Not able to digest this extreme form of foolishness to understand a simple thing that no matter what, it’s wrong to do what he did, and absolutely ridiculous on the grounds of protecting one family’s honor.

She took a deep breath, and using his initials, said: “No J. You wouldn’t have become selfish, you’d be selfless. This word ‘selfish’ also you’ve mistaken for something else like masculinity and honor…”

He kept quiet for a long time and kept on staring at the walls. Then he said meekly, “I don’t know…”

He loved his wife. According to Pritam, he regretted what he did, but he wasn’t able to digest that his wife loved someone else. But there was no one from his family and/or society who made him understand a simple thing: You can’t make someone an object of your desires. You can’t make someone love you just because you love them. That education was missing, according to Pritam, which led to what all happened.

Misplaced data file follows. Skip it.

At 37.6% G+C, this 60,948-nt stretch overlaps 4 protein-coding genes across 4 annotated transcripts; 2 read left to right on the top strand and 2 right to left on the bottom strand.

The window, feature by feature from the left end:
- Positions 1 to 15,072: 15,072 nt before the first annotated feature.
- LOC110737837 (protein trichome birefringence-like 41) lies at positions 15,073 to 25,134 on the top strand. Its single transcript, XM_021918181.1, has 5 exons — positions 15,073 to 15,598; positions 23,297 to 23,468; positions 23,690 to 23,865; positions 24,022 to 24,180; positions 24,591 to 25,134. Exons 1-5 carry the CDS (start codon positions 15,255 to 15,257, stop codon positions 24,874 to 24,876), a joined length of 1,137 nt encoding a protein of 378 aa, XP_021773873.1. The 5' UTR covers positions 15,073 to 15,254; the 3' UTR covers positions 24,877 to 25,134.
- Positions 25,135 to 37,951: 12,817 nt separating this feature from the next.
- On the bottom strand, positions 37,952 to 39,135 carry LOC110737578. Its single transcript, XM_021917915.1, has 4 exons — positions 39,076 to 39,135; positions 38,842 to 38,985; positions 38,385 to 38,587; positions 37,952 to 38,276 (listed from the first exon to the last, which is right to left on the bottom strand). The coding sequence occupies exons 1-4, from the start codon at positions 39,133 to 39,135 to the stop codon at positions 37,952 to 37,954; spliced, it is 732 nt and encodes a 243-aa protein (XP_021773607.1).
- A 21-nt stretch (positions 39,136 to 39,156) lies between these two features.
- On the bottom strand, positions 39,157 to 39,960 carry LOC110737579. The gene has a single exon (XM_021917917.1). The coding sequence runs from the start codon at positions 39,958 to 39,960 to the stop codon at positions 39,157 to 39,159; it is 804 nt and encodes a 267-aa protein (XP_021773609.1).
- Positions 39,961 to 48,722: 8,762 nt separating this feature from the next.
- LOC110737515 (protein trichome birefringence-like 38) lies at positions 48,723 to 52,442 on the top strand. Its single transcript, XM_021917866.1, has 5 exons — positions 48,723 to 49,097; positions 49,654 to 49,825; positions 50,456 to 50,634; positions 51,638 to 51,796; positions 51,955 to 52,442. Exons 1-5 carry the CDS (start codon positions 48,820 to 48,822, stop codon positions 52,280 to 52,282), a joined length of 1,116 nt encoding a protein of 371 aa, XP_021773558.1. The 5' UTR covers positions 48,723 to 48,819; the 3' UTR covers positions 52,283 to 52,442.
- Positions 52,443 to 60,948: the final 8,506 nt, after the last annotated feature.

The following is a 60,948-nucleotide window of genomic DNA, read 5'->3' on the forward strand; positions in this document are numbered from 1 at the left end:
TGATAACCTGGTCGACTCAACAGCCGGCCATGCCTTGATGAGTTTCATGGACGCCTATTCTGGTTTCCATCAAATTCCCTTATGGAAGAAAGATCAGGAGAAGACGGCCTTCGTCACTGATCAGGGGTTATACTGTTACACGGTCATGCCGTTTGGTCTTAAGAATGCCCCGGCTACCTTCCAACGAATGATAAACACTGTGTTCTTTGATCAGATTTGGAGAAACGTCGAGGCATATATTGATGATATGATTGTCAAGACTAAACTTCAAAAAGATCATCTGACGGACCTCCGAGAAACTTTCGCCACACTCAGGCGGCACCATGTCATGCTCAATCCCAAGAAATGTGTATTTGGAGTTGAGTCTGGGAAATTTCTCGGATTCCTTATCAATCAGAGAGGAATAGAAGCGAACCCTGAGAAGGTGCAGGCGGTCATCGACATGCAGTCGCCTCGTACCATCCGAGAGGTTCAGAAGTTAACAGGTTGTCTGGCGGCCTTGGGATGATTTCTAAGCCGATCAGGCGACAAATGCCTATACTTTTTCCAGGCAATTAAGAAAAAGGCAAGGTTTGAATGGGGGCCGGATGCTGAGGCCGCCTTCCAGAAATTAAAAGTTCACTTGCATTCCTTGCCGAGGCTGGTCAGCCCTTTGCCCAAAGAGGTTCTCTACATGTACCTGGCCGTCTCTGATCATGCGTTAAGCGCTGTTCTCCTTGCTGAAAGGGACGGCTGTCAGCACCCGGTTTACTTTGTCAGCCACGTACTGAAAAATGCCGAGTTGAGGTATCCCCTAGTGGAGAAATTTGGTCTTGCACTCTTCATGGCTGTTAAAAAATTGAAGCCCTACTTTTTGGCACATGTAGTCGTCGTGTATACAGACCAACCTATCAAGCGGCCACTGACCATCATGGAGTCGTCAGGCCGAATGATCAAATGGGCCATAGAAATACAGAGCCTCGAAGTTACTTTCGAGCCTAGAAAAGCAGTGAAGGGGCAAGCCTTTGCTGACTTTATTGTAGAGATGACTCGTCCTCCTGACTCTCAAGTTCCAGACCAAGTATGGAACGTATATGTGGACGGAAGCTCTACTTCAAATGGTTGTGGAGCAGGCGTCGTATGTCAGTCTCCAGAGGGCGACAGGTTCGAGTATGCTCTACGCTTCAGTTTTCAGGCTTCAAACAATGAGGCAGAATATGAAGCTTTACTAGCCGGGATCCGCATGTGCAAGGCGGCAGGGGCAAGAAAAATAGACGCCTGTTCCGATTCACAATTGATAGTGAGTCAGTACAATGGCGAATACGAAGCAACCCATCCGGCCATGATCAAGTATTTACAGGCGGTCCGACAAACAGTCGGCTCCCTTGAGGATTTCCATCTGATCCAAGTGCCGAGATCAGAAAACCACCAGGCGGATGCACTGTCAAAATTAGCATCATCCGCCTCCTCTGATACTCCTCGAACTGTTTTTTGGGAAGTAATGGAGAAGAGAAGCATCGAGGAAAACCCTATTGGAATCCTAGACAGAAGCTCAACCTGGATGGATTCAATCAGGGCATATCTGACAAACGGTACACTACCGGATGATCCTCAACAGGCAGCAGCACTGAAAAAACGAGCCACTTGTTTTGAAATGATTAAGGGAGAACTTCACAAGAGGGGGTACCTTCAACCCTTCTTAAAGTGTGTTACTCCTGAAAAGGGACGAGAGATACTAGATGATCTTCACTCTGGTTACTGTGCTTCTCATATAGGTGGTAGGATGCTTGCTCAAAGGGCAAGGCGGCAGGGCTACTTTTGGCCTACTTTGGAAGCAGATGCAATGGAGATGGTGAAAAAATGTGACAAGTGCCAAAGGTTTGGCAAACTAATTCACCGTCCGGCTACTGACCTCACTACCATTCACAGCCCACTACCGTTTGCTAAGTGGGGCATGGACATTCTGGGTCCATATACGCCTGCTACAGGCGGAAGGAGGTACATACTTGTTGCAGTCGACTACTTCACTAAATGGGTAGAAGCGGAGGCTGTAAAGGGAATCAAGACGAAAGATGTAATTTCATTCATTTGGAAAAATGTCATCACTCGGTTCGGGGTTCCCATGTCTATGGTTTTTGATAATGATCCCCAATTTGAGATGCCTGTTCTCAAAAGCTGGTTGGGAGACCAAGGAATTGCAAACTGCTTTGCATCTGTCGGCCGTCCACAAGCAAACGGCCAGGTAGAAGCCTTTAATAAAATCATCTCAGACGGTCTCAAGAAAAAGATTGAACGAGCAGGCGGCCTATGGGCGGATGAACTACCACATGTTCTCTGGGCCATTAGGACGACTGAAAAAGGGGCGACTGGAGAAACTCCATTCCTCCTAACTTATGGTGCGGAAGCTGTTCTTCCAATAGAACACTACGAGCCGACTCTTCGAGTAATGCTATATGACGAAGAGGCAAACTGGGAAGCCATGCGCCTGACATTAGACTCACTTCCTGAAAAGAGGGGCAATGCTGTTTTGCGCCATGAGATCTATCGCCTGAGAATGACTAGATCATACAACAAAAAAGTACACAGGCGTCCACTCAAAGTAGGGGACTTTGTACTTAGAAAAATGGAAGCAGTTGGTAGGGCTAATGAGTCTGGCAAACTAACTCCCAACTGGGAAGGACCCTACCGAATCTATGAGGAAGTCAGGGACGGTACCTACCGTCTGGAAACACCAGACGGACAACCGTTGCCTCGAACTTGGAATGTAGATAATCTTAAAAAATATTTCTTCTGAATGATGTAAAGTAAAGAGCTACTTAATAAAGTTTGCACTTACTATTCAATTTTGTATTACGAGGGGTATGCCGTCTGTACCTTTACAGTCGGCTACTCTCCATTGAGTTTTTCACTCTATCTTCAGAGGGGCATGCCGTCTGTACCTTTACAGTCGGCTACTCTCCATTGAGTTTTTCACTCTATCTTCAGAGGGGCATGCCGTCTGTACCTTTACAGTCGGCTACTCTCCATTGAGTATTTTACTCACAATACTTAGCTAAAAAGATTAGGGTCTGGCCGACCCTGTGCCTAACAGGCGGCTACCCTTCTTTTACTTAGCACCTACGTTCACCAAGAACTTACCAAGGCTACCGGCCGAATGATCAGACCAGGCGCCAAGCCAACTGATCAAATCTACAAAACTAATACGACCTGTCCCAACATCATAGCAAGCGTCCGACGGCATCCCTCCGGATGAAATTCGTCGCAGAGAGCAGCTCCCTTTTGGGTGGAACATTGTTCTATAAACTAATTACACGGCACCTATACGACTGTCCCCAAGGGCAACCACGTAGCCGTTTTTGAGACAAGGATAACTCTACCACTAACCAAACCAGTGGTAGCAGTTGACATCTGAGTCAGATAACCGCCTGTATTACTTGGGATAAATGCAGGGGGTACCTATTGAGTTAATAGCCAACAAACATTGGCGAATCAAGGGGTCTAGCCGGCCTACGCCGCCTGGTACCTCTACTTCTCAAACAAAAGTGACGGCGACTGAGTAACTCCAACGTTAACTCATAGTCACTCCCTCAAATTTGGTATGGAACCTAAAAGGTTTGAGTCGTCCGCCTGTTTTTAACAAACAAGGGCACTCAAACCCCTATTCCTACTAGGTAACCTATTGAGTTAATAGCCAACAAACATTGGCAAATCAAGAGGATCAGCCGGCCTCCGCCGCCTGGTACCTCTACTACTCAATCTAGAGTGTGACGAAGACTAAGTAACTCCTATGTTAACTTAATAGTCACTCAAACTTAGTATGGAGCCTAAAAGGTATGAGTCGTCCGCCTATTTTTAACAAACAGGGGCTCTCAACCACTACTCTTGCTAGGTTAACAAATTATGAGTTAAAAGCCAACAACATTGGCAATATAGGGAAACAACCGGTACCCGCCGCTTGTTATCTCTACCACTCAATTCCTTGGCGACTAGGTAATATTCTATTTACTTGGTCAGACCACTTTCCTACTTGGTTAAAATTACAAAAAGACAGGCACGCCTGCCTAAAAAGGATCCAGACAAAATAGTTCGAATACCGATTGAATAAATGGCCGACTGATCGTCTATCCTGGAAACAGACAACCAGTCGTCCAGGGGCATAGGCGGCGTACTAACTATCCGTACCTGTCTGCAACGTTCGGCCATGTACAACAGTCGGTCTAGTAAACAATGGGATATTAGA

That was 1980. But it is 2019. Almost 40 years have passed, but I feel that this education is still missing.

To conclude, in Amrita Pritam’s own captivating words, “At some point, people will be evicted from those exterior walls. But something which can change the face of the society and can transform it is getting liberated from the inside, breaking shackles of our own inner walls will truly liberate us.”

Leave a Reply

Fill in your details below or click an icon to log in: Logo

You are commenting using your account. Log Out /  Change )

Google photo

You are commenting using your Google account. Log Out /  Change )

Twitter picture

You are commenting using your Twitter account. Log Out /  Change )

Facebook photo

You are commenting using your Facebook account. Log Out /  Change )

Connecting to %s

This site uses Akismet to reduce spam. Learn how your comment data is processed.